As I predicted in my Blog on 13th May (HMRC to relax RTI) HMRC has finally bowed to the inevitable and has extended the temporary relaxation of real time information (RTI) reporting rules for small businesses for a further six months to April 2014.
The relaxation applies to businesses with less than 50 employees and was originally set to run until October 2013. HMRC have announced the easement after a widespread campaign across the profession and business groups, urging the government to ease the reporting burden on small firms by allowing them to submit payroll data just once a month. Typically, this can reduce the number of required reports from up to 52 per year to 12.
The Revenue announcement states “Affected businesses will now not have to change their reporting approach halfway through the tax year. We will work with businesses over the coming months to identify whether there are any specific circumstances with on or before reporting it will need to cater for in the long term”. In other words, a clear hint that they are considering making the relaxation extension permanent; we can but hope!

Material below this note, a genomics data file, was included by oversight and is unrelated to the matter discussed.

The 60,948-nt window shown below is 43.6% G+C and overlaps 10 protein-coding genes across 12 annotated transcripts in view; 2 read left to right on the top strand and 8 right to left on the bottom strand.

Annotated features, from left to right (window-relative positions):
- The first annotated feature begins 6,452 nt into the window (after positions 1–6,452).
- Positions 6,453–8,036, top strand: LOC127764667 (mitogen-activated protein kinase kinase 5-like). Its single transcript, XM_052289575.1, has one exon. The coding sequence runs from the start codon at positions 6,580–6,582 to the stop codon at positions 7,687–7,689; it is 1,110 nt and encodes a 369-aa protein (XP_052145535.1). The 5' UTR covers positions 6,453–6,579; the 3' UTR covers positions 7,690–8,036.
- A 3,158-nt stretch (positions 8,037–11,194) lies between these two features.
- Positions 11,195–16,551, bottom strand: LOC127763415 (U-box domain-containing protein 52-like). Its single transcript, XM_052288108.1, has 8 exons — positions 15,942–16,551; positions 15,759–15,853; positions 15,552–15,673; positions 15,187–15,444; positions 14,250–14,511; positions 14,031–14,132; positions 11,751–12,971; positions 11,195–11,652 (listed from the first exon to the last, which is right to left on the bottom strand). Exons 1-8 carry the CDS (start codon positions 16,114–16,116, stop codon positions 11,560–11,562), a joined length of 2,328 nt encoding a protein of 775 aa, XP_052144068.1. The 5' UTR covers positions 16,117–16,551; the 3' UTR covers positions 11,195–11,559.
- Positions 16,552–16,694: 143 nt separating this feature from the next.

According to HMRC figures, around one in six payments reported under RTI since the system came in April 2013 has been made using the relaxation. In addition, 23% of the smallest employers are yet to report under RTI and are likely to benefit from the relaxation.
Accountants Everywhere Approve
Ian Young, Chair of the Chartered Accountants Direct Tax committee, welcomed the announcement and stated, “This is the result of some hard work and extended engagement between employer representatives, including professional bodies, and HMRC. I am also very pleased that although the easement is planned to end in April 2014, HMRC will continue to work with stakeholders to identify the real issues for very small employers. I am also hoping that before rules are negotiated for 2014/15, HMRC will look carefully at the compliance costs and cost savings for small businesses that they themselves have already identified.”
Chairman of the Chartered Institute of Taxation (CIOT) Colin Ben-Nathan, also welcomed the extension, and stated, “This is positive news for small businesses. On or before reporting, has been a significant concern for small employers. This announcement is good news and shows that HMRC has continued to listen to the concerns of small employers, their agents and the organisations that represent them. It will help small employers to engage positively with RTI and to keep the costs of RTI reporting to a minimum”.
I am aware, from a recent conversation with a Tax Inspector, who insisted that I couldn’t name him, that HMRC regularly monitor Accountant’s Blogs, including mine. He said, “My bosses have become acutely aware from the feedback from yours and other Blogs that the way we introduced RTI was rushed and didn’t account for the negative impact on small businesses”. He went on to say,”She (Lin Homer, Head of HMRC) is actively backtracking at the moment”.
It’s just nice to know that a little bit of pressure still works.